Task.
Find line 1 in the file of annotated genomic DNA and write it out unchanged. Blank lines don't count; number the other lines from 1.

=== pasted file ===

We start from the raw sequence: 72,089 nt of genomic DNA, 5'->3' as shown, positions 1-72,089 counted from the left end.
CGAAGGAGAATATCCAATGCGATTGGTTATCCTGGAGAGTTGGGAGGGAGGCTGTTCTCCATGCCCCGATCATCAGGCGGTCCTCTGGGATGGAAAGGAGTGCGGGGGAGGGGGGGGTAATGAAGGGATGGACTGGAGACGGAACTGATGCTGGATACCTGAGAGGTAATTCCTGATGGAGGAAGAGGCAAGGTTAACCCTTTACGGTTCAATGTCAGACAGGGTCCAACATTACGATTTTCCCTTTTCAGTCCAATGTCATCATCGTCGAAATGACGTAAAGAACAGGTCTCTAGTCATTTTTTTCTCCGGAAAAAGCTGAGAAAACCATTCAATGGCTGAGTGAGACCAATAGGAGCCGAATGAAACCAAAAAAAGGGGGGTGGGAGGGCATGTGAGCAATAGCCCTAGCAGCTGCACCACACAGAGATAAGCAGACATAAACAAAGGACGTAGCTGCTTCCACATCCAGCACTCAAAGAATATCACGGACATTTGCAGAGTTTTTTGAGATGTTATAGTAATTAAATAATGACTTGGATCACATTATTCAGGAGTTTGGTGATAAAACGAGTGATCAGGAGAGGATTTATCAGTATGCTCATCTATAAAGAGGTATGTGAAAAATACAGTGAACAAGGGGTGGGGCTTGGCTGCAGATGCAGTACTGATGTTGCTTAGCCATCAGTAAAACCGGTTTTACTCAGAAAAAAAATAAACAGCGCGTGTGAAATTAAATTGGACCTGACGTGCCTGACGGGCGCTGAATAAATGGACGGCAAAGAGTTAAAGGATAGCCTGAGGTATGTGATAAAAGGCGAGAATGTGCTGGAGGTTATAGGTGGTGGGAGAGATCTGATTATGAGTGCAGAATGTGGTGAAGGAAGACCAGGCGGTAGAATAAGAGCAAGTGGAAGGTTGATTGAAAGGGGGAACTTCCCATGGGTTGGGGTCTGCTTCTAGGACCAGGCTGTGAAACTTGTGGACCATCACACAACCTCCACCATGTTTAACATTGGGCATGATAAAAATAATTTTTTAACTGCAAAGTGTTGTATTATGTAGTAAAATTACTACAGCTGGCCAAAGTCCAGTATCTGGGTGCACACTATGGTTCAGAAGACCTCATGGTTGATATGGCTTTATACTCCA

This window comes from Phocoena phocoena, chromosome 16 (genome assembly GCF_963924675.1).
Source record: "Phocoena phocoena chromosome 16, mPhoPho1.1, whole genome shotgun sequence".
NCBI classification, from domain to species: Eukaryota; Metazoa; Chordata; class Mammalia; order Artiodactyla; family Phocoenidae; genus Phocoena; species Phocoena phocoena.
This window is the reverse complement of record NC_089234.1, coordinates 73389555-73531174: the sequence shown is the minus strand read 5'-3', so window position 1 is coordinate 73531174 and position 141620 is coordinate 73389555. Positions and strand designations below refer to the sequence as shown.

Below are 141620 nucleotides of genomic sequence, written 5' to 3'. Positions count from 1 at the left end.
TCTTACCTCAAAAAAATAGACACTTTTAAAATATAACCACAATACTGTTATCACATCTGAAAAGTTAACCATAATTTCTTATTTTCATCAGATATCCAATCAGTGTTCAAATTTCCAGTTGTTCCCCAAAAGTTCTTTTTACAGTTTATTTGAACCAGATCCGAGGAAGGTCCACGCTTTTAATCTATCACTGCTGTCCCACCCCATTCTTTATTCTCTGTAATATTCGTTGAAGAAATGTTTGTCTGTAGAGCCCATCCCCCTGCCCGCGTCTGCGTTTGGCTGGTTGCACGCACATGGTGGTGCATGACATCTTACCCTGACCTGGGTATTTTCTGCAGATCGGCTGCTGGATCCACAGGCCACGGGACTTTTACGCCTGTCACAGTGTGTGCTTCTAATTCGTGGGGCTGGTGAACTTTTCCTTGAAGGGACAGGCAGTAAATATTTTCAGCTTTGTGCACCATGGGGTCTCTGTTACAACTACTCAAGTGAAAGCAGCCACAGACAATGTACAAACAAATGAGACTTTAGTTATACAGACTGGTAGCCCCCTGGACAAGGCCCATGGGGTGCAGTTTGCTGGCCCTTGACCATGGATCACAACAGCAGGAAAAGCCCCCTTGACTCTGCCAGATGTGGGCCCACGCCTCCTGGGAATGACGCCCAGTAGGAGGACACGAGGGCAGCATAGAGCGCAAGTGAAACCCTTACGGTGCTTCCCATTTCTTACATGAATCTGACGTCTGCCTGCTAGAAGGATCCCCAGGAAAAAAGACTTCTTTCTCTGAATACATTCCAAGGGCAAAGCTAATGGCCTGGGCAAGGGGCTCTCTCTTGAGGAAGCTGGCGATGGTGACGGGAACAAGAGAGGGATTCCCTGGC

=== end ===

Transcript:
We start from the raw sequence: 72,089 nt of genomic DNA, 5'->3' as shown, positions 1-72,089 counted from the left end.